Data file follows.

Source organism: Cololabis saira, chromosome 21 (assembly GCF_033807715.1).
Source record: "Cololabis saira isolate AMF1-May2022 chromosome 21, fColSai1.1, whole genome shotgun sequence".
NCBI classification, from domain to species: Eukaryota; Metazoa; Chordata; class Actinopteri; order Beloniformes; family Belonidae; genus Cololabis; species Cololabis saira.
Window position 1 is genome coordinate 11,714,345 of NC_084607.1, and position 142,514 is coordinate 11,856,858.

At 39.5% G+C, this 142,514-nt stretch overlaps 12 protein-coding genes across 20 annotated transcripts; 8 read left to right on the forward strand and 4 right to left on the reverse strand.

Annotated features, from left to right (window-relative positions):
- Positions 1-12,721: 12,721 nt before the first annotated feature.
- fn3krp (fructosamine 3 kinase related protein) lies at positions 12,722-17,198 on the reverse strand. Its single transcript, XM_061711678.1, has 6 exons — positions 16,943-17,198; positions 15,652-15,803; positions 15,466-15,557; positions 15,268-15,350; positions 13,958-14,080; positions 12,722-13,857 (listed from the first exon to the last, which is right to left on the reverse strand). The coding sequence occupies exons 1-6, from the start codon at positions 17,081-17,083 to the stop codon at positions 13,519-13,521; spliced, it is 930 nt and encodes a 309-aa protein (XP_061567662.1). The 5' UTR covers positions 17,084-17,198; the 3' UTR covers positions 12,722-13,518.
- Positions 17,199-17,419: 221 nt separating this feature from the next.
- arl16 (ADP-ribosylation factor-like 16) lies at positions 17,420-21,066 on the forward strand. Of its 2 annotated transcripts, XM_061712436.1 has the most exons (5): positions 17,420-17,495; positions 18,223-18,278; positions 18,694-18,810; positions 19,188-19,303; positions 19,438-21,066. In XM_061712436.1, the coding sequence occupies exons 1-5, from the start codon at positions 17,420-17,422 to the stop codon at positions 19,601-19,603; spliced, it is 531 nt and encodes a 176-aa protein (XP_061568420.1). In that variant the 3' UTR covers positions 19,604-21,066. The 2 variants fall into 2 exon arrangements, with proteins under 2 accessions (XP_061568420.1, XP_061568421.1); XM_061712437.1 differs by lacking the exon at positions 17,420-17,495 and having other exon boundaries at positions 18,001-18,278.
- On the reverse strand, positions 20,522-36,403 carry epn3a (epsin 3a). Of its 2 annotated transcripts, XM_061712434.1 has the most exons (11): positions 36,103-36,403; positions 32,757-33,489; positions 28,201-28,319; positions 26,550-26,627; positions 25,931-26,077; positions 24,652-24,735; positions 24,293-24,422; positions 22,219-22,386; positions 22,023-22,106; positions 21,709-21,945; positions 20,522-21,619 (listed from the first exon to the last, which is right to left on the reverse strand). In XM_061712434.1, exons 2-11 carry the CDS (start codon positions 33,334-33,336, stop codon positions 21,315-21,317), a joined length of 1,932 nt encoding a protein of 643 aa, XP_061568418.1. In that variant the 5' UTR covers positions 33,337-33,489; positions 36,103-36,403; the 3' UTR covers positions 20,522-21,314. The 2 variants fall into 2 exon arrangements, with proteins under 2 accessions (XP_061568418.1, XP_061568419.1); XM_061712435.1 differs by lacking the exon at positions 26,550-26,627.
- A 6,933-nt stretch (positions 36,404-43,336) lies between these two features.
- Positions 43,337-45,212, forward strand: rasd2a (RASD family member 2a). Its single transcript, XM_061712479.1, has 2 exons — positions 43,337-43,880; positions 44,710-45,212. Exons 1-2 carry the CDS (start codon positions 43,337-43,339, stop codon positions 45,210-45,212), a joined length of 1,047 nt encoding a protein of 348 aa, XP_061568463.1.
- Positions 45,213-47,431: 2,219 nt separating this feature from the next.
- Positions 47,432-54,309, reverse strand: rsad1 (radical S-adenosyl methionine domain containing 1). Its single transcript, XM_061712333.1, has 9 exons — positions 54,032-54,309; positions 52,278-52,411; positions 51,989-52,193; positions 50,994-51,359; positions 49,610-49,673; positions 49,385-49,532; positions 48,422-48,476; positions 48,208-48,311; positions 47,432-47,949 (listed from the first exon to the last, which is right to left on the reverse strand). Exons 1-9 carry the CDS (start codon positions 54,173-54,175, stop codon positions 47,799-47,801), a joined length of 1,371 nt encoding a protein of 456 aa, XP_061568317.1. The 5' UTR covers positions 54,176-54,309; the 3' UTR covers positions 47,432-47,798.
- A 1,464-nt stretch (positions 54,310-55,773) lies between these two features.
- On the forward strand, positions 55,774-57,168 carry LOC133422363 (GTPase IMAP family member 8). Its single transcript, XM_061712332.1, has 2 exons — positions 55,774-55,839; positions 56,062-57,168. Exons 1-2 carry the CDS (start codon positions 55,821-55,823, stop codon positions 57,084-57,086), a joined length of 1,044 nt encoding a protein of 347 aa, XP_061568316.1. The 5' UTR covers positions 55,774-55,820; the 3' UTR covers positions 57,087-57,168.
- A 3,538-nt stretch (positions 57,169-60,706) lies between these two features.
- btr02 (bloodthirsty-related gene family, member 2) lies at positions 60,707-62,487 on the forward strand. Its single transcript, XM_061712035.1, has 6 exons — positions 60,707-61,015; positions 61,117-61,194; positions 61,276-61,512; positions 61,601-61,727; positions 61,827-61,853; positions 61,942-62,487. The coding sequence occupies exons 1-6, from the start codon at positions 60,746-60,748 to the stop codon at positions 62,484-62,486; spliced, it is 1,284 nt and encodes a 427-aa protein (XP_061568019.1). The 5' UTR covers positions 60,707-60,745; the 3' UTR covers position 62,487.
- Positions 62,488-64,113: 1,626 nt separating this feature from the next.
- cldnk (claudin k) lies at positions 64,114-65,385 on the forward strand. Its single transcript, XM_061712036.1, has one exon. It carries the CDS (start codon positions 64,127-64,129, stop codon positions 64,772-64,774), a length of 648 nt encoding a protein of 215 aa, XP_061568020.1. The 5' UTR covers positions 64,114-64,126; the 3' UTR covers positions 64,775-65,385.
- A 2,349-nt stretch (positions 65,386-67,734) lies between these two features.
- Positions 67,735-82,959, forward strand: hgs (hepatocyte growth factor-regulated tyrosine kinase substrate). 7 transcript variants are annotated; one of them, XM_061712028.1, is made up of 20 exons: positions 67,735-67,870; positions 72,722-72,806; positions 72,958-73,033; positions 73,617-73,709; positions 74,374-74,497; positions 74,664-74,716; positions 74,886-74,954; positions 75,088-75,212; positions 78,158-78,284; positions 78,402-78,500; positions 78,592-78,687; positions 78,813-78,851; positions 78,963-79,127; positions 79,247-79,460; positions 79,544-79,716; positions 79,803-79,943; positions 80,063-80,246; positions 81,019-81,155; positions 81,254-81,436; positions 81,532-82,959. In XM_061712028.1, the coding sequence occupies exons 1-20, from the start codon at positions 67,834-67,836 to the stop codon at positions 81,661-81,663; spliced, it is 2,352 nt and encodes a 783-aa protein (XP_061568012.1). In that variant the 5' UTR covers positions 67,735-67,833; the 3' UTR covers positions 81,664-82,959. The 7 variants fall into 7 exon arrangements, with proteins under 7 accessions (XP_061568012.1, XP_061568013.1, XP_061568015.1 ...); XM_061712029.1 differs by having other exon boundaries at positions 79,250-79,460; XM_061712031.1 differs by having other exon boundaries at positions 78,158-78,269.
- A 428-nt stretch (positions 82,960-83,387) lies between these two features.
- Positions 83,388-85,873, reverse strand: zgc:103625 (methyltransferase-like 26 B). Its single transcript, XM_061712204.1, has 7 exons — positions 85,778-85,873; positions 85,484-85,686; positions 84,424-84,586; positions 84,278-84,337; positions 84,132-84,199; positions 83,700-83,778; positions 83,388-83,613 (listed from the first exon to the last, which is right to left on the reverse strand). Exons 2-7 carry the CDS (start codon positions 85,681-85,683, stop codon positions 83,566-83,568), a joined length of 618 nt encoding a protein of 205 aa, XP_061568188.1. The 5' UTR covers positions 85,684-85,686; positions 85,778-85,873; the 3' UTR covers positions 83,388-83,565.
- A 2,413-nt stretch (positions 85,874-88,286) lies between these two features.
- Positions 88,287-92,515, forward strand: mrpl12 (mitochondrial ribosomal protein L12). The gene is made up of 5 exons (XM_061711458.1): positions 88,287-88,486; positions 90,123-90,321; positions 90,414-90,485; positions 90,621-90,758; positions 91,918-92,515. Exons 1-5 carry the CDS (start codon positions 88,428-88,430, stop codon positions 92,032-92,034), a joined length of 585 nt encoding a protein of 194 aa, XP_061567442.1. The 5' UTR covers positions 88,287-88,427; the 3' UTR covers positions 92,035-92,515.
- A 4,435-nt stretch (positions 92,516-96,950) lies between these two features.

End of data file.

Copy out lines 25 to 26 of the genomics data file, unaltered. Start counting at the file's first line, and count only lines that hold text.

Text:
- Positions 83,388-85,873, reverse strand: zgc:103625 (methyltransferase-like 26 B). Its single transcript, XM_061712204.1, has 7 exons — positions 85,778-85,873; positions 85,484-85,686; positions 84,424-84,586; positions 84,278-84,337; positions 84,132-84,199; positions 83,700-83,778; positions 83,388-83,613 (listed from the first exon to the last, which is right to left on the reverse strand). Exons 2-7 carry the CDS (start codon positions 85,681-85,683, stop codon positions 83,566-83,568), a joined length of 618 nt encoding a protein of 205 aa, XP_061568188.1. The 5' UTR covers positions 85,684-85,686; positions 85,778-85,873; the 3' UTR covers positions 83,388-83,565.
- A 2,413-nt stretch (positions 85,874-88,286) lies between these two features.